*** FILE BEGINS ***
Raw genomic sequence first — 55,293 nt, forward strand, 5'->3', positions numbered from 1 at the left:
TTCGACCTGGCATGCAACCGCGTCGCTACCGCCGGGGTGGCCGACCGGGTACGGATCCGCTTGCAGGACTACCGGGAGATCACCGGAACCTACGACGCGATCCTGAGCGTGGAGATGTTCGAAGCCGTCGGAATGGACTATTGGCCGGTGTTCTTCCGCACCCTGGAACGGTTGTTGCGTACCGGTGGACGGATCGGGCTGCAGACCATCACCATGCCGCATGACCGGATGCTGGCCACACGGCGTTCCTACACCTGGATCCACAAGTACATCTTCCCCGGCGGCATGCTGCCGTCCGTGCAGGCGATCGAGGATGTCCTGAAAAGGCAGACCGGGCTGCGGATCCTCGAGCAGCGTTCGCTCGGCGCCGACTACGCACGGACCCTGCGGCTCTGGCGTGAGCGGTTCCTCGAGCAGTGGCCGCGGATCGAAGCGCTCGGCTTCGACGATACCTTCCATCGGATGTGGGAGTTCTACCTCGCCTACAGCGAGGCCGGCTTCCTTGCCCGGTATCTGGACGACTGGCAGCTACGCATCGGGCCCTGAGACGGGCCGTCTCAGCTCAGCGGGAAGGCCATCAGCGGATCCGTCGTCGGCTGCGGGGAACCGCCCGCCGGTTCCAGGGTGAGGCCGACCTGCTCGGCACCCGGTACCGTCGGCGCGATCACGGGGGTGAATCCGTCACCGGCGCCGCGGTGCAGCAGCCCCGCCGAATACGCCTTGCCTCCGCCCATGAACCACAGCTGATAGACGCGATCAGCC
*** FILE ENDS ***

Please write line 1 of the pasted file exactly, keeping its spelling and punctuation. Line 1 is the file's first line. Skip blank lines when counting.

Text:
Raw genomic sequence first — 55,293 nt, forward strand, 5'->3', positions numbered from 1 at the left: